Alignment: Probably nominative-accusative. I haven't studied morphosynthetic alignment enough to say. :,D
Primary Word Order: Extremely strict VSO. You can't really change the order and still have the sentences make sense.
Language Type: Agglutinative bordering on crazy polysynthetic, but strangely enough it can sometimes function as its direct opposite, an isolating language. It's mostly tenses that are completely detatched from the main word.
Declined?: Eh, I'll explain that in the fourth portion, I could write an essay on the nuances.
Amount of Phonemes: A mere 21.
Basic Syllable Structure: (C)(C)(J,L)V(C)(C)
Significant Sound Changes?: J is ʒ if followed or preeceded by a consonant, dʒ otherwise. Vowel height or backness dictates stress. T is aspirated at the beginning of a word. In the classic romanisation system, i (pronounced ee) turns to ʏ at the end of a word unless marked with an acute accent and u (ɯ) turns to ʉ/u if accented, but the ideogram does not have this
Affixes or (P)articles?: Yes
Where?: Suffixes or postpositions, mostly. Can change with tenses.
Cases?: In the form of suffixes and pospositions. This is where the isolating aspects are most clear.
Amount of Cases: Dative, ablative, genitive, locative, instrumental. So, 5, but the locative and instrumental cases are the same. 4? But those are the basic ones, by twisting it backwards and going kinda crazy it's possible to have a near-infinite number of cases.
Verb Categories: Eeeeeeeee. These are much more flexible than the cases. Especially the moods oh God. It's really weird. To keep it simple, I'll say that there are 2 tenses plus present tense, although they're seperate words that go at the beginning of the sentence, around 8 different moods (maybe more, depending. But the moods and the voices are pretty much the same). There's also number and person. Anything could be attached to a verb to change its meaning.
Pronouns?: By a very loose definition of "pronoun".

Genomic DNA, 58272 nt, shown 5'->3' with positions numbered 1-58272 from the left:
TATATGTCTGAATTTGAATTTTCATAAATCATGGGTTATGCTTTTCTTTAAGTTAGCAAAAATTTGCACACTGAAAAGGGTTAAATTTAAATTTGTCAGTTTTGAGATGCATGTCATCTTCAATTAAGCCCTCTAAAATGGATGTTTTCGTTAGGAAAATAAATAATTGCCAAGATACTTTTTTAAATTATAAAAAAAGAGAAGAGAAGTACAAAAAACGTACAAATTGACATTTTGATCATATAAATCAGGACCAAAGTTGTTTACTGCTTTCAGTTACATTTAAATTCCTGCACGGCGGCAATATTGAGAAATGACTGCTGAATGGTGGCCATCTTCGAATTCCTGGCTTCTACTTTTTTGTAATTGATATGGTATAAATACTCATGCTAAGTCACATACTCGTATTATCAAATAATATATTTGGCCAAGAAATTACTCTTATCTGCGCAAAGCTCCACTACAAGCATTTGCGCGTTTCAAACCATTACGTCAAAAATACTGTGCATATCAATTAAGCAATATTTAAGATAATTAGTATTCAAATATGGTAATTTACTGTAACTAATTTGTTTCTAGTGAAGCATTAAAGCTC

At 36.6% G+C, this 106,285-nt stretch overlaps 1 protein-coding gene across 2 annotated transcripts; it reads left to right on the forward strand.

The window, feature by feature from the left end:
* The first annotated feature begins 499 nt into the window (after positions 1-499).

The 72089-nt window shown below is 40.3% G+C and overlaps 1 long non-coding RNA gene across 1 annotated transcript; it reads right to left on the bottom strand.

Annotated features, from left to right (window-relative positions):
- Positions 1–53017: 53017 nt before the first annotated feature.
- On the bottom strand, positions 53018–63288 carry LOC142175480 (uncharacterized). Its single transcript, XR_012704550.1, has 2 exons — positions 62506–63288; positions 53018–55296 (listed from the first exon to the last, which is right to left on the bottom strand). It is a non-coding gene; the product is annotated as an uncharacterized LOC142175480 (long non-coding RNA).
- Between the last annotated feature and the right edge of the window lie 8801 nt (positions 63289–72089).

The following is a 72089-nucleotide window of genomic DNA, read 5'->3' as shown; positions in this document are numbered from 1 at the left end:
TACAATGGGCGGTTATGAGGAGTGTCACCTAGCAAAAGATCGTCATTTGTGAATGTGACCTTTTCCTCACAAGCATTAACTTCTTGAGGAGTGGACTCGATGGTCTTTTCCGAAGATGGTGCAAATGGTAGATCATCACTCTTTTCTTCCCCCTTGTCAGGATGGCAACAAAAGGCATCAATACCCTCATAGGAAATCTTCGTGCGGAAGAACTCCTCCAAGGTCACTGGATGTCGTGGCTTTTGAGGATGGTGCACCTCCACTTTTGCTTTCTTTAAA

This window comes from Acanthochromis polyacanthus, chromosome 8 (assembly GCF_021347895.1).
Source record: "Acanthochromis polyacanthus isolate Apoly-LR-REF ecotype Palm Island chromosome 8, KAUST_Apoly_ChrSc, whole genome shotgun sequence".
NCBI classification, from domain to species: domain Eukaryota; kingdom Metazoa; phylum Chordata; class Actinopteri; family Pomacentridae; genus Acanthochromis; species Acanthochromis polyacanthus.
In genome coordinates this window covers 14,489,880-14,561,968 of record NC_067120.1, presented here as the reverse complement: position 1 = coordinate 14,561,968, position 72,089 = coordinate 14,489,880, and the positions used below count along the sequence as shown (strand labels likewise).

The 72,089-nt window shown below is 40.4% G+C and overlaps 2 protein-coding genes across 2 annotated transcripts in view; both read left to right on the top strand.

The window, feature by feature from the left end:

How many Persons?: Whooo boy. First person singular neutral, first person singular feminine, first person singular masculine, first person plural inclusive, first person plural exclusive, third person singular human, third person singular animal, third person singular object, third person plural, second person plural, second person singular, first person double inclusive and exclusive.
There are no conjugations, though! Woo!
How many Numbers: Infinite. Or none, depending on your point of view.
Clusitivity?: Yes, strictly.
Honorifics?: Yes. Formal and casual only, but in casual the word order is much more rigid.
Adjectives Agree with Nouns?: No. FINALLY A SIMPLE ANSWER AMIRITE.
Where, if at all?: N/a
Purpose of Conlang: It used to be for a fictional world I had created like 3 years ago, but eventually developed into an artlang.
-Verbs, adjectives, and nouns are very weakly defined in my language. That's what caused all of the paragraphs here.
For example, take dakma, "strange".
Sarifkadakmaha=To make a ceiling in a strange manner.
Dakmatimontse=A strange unity
Timondakmatse=A united strangeness.
Timondakmale=To be similar to a united strangeness.
Dakmatimonha=To unite things strangely.
Cojoltimondakmaha=To become a united strangeness.
Hasúle cojoltimondakmaha=To gradually become a united strangeness.
Yes, I know the words are extremely nonsensical, but this method can be used to make coherent sentences. The sentence "Escape in order to be safe" would translate as "Sherklumtsonbezhlum turilkpe", for example.